INDIANAPOLIS -- Change comes slowly and infrequently at Indianapolis Motor Speedway. And when it happens, it tends to get Indianapolis 500 traditionalists all up in arms.
Those are the folks who surely believe that Tony Hulman, the fondly remembered late IMS owner, would be rolling in his grave right now if he knew about the changes being introduced this year to his beloved Month of May.
The Indianapolis 500 will still be run the Sunday of Memorial Day weekend (May 25, noon ET, ABC), but just about everything leading up to that moment will be different.
The first three days of activity (Thursday-Saturday this week) are slated for the inaugural Grand Prix of Indianapolis, marking the first time the cars of the Verizon IndyCar Series will compete on the IMS road course.
The full spectrum of IndyCar's Mazda Road to Indy ladder system will be on display, with twin races for US F2000, Pro Mazda and Indy Lights on the docket in addition to the 82-lap IndyCar race (Saturday, 3:30 p.m. ET, ABC).
Then overnight, the speedway will literally be turned around from road course to oval configuration, and things will return to normal for a week of Indianapolis 500 practice. But the changes kick back in for the qualifying weekend, which has been turned upside down.
For the first time in the century-long history of the race, pole position will not be determined on the first qualifying day. The first day (May 17) is now effectively Bump Day, with the 33-car field filled, only to be reset by three groups of qualifying the next day for positions 10-30, 31-33 and finally the Firestone Fast Nine to determine the pole winner.
Another practice day has been added for May 19, to allow the teams to do race setup work. Then it's business as usual, with the final Carb Day practice on Friday and the race on Sunday.
Starting the hallowed Month of May with a road race at IMS is the most polarizing change. No one denies that it makes sense on a number of levels to run an IndyCar race on the road course, but some wonder if early May is the best time to do it.
To kick off a three-year program of upgrades to the facility known as Project 100, IMS has invested several million dollars into revamping the road course. Spectator mounds have been raised to improve general admission viewing, new curbs were installed and several corners were re-profiled to create opportunities for passing.
Tickets are priced aggressively: Thursday's practice day is free to the public; a two-day Friday-Saturday general admission ticket is $41; and the top-tier grandstand seat for Saturday is $77.
The IndyCar Series drivers are eager to tackle the IMS road course, which has been greatly improved from the track that hosted a Formula One Grand Prix from 2000 to 2006. It's a rare opportunity for them to compete on a circuit originally built to F1 standards.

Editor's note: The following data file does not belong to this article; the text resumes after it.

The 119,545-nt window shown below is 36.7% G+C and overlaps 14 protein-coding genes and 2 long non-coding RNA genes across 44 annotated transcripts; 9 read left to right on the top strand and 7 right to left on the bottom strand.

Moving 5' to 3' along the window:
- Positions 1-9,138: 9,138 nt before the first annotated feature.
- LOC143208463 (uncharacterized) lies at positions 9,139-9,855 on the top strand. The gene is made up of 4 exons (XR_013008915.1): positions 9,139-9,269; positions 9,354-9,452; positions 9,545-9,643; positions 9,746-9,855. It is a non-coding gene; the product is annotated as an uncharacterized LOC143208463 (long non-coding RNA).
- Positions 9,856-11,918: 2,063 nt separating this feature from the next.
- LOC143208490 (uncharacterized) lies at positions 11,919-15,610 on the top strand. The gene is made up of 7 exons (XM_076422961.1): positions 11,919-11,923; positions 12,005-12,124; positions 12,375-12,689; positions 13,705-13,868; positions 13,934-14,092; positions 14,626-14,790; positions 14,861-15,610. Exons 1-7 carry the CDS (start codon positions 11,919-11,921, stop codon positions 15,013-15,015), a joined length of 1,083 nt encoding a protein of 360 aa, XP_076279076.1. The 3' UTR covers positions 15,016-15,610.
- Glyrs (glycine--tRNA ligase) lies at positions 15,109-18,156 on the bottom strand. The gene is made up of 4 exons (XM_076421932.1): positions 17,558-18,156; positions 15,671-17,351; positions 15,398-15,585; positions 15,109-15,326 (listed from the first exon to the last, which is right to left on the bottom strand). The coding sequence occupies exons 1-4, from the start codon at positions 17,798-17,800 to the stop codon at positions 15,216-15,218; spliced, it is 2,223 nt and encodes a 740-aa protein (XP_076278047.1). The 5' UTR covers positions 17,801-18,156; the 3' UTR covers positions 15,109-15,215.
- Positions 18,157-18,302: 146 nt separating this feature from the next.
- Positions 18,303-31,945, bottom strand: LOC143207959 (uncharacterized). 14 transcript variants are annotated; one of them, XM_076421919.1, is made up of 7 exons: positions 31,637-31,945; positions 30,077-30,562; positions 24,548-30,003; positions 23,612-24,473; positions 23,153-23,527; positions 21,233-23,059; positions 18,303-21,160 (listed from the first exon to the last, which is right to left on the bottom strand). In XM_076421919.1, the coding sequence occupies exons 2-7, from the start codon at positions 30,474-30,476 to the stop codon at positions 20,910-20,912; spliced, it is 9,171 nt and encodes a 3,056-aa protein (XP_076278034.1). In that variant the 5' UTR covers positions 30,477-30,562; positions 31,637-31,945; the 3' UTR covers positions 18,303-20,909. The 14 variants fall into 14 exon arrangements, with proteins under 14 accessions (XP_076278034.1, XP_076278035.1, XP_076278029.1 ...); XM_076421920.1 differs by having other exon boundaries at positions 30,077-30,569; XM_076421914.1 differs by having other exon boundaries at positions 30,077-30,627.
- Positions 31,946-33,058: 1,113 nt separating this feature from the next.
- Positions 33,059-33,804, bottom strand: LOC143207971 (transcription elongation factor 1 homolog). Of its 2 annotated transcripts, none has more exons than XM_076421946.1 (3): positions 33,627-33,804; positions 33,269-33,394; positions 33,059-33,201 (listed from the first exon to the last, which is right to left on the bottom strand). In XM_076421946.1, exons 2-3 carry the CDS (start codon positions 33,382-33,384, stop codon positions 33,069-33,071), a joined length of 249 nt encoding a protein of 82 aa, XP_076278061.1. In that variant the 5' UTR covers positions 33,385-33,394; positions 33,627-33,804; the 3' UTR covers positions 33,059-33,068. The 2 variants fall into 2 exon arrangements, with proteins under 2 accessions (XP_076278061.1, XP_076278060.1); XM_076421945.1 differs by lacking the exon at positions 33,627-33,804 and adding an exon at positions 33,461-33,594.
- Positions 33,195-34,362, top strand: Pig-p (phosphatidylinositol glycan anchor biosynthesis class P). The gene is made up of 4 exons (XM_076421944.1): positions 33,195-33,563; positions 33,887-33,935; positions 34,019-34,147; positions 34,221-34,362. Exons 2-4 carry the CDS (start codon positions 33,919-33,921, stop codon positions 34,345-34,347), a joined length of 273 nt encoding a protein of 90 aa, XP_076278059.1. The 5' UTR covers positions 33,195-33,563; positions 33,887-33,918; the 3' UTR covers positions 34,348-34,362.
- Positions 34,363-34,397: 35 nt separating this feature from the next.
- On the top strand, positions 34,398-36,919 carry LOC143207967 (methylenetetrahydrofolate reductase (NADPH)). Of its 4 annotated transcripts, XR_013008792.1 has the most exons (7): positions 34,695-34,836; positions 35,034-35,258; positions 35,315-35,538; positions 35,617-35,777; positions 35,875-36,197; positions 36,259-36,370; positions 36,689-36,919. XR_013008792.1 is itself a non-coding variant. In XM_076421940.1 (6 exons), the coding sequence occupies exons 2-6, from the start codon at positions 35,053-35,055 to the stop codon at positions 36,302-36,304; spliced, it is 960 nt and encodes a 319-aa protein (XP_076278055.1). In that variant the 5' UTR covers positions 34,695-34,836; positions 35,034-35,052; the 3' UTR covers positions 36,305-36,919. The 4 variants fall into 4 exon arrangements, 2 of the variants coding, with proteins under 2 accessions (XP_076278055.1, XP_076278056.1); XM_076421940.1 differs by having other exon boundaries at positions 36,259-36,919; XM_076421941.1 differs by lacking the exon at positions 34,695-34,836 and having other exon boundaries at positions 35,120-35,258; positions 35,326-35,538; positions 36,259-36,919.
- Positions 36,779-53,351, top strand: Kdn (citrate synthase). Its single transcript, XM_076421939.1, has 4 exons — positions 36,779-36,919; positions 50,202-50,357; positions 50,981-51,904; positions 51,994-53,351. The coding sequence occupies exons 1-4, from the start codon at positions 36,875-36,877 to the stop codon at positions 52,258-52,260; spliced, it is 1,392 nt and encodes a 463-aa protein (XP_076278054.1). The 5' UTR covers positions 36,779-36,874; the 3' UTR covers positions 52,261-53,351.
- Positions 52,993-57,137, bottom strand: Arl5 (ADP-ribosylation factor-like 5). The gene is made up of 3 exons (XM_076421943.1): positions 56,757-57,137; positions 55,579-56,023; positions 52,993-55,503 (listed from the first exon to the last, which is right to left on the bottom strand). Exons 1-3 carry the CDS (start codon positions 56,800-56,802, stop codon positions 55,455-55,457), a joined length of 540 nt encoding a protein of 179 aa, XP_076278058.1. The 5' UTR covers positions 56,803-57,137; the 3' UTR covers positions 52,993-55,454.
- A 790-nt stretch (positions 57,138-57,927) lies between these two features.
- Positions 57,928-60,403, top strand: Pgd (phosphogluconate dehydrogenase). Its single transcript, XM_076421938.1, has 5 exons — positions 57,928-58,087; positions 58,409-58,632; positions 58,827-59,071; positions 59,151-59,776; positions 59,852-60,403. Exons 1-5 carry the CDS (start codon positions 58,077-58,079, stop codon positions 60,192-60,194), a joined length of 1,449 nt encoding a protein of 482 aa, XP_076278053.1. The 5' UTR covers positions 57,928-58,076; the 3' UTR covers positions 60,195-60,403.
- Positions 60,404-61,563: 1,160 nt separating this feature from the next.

"It's a proper road course within the greatest racecourse in the world -- what more could you ask for?" 2012 series champion Ryan Hunter-Reay said. "It's a lot of fun in the race car. Big, long straights leading to tight corners will lead to plenty of passing. I think it's going to make for a great show."
"It's incredibly smooth, there's lots of grip and I think it's the longest straight on a road course in the series," added three-time IndyCar Series champion Scott Dixon, who clocked a 126-mph lap at the IMSRC in recent testing. "They've improved Turns 1 and 7 and the flow of 8, 9 and 10 is better."
The week of oval practice will offer the first opportunity this year to see whether Chevrolet or Honda has established an advantage with their engine package for ovals. Chevrolet dominated Indianapolis qualifying the past two years, with the races split one apiece between the manufacturers.
The new qualifying format may be a wild card with championship implications. Every competitor is guaranteed at least one run on the first day until the field of 33 is filled. That shouldn't be a problem, because as of now, there are only 33 entries. The incentive for running hard on Saturday is championship points; 33 points will be awarded for the day's fastest runner, down to one point for 33rd. In a series where the championship has been decided by 18 points or fewer in seven of the past eight years, a poor Saturday qualifying performance at Indy could be critical.
Indy's Sunday qualifying has been restructured as well to add drama and to fit in a network TV window. The drivers seeded 10-33 will re-qualify to determine their order. Then, the back row -- which sometimes over the years at Indianapolis has caused more drama than the front row -- will be determined, followed finally by the pole shootout.
The 500 always attracts some interesting one-offs, and this year is no exception. F1 and IndyCar champion Jacques Villeneuve will compete in the 500 for the first time since he won in 1995. The 19-year gap between races would establish an IMS record.
Then there's the Double Outlaw -- NASCAR star Kurt Busch, who hopes to become the fourth driver to compete in the Indianapolis 500 and the Sprint Cup Series' Coca-Cola 600 at Charlotte Motor Speedway on the same day. Busch will make his rookie Indy run for Andretti Autosport before flying to Charlotte to strap into his usual Stewart-Haas Racing Chevrolet.
With the addition of the road-course race, an increased emphasis on qualifying and even a stand-alone Jason Aldean concert, IMS has really bumped up the content level for the month of May.
The buildup may change, but ultimately, it all leads into the same routine that has been repeated 97 times since 1911: 33 cars running 200 laps of a famous race course on a Sunday afternoon.
Drivers, start your engines!